Discharge Destinations of Delirious Patients: Findings from a Prospective Cohort Study of 27,026 Patients From a Large Health Care System

Link to article at PubMed

J Am Med Dir Assoc. 2022 Feb 13:S1525-8610(22)00077-9. doi: 10.1016/j.jamda.2022.01.051. Online ahead of print.

ABSTRACT

OBJECTIVES: Delirium is known to contribute to increased rates of institutionalization and mortality. The full extent of adverse outcomes, however, remains understudied. We aimed to systematically assess the discharge destinations and mortality risk in delirious patients in a large sample across all hospital services.

DESIGN: Pragmatic prospective cohort study of consecutive admissions to a large health care system.

SETTING AND PARTICIPANTS: A total of 27,026 consecutive adults (>18 years old) with length of stay of at least 24 hours in a tertiary care center from January 1 to December 31, 2014.

METHODS: Presence of delirium determined by routine delirium screening. Clinical characteristics, discharge destination, and mortality were collected. Calculation of odds ratios (ORs) with logistic regression with adjustment for age, sex, and Charlson comorbidity index (CCI).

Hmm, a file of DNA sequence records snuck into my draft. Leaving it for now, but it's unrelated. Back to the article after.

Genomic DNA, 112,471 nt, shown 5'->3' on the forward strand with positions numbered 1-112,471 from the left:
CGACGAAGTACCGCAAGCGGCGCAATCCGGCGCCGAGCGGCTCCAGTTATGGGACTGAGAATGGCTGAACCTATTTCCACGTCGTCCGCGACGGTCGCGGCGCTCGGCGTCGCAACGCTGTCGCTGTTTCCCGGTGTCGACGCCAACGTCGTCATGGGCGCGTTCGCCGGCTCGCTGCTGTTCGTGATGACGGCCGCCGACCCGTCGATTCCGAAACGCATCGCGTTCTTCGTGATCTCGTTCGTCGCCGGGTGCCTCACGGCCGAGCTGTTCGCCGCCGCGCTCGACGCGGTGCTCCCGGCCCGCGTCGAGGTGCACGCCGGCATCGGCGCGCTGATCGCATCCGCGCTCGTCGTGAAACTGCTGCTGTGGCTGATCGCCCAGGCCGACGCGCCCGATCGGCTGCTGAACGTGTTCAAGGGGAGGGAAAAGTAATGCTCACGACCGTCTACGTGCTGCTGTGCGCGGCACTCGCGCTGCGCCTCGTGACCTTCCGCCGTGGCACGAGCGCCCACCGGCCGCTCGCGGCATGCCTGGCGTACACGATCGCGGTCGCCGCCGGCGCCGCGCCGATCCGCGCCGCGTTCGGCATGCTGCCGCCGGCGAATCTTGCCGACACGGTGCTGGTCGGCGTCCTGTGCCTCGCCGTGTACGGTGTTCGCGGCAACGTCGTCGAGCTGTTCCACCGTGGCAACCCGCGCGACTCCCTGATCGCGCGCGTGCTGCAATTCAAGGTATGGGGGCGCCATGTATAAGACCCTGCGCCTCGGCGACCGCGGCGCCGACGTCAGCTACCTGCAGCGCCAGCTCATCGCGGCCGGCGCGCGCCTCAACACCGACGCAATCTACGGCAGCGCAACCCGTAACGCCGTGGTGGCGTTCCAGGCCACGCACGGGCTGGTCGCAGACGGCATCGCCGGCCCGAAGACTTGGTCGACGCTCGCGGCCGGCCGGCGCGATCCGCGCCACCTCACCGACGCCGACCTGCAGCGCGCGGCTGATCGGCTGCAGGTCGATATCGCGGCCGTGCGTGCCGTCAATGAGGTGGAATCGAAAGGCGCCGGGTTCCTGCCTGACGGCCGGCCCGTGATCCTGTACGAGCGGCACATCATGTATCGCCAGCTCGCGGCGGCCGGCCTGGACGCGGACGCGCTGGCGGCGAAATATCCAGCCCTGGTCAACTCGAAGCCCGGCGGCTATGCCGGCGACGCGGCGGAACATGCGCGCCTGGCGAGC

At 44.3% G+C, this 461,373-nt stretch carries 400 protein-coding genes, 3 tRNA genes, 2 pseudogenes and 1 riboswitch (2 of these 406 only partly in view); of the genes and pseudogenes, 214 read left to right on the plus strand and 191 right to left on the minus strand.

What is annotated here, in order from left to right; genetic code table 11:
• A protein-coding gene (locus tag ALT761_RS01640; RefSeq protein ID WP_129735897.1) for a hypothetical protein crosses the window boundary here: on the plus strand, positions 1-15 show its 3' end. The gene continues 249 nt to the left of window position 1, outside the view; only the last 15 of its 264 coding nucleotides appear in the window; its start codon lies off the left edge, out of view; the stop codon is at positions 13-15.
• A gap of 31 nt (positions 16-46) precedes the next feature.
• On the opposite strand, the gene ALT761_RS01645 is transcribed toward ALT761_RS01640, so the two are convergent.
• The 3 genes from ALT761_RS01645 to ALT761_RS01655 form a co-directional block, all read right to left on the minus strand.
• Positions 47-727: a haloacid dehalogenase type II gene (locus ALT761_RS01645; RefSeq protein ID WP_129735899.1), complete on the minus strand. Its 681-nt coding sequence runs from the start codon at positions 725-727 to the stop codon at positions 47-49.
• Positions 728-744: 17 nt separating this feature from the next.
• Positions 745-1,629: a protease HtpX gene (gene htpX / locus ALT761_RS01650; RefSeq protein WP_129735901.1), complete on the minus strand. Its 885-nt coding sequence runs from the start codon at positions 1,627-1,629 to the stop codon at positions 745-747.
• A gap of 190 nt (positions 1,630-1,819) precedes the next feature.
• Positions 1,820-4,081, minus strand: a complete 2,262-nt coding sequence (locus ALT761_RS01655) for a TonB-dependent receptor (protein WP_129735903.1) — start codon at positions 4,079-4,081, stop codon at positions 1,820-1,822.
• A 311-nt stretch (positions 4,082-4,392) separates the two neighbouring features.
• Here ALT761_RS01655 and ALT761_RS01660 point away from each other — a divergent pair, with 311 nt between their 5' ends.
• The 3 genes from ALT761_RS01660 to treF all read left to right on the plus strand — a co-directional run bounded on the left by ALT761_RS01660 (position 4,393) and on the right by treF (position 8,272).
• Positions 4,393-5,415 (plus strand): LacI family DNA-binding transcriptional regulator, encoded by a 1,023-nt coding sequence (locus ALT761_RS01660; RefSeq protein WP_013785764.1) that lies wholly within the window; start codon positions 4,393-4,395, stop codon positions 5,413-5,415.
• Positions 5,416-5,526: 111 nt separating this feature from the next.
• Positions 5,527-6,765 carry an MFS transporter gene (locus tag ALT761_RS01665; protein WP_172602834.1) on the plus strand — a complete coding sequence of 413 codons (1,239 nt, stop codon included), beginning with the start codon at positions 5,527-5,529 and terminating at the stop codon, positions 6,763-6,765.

RESULTS: Delirium was detected in 19.7% of patients (5313 of 27,026), median age of delirious patients was 56 years (25-75 interquartile range = 37-70). The electronic health record (DSM-5-based) delirium algorithm correctly identified 93.3% of delirium diagnoses made by consultation-liaison psychiatrists. Across services, the odds of delirious patients returning home was significantly reduced (OR 0.12; confidence interval [CI] 0.10-0.13; P < .001). Rather, these patients were transferred to acute rehabilitation (OR 4.15; CI 3.78-4.55; P < .001) or nursing homes (OR 4.12; CI 3.45-4.93; P < .001). Delirious patients had a significantly increased adjusted mortality risk (OR 30.0; CI 23.2-39.4; P < .001).

CONCLUSIONS AND IMPLICATIONS: This study advances our understanding of the discharge destination across all services in adults admitted to a large hospital system. Delirium was associated with reduced odds of returning home, increased odds of discharge to a setting of higher dependency, and excess mortality independent of comorbidity, age, and sex. These findings emphasize the potentially devastating outcomes associated with delirium and highlight the need for timely diagnosis and hospital-wide management.

PMID:35172165 | DOI:10.1016/j.jamda.2022.01.051

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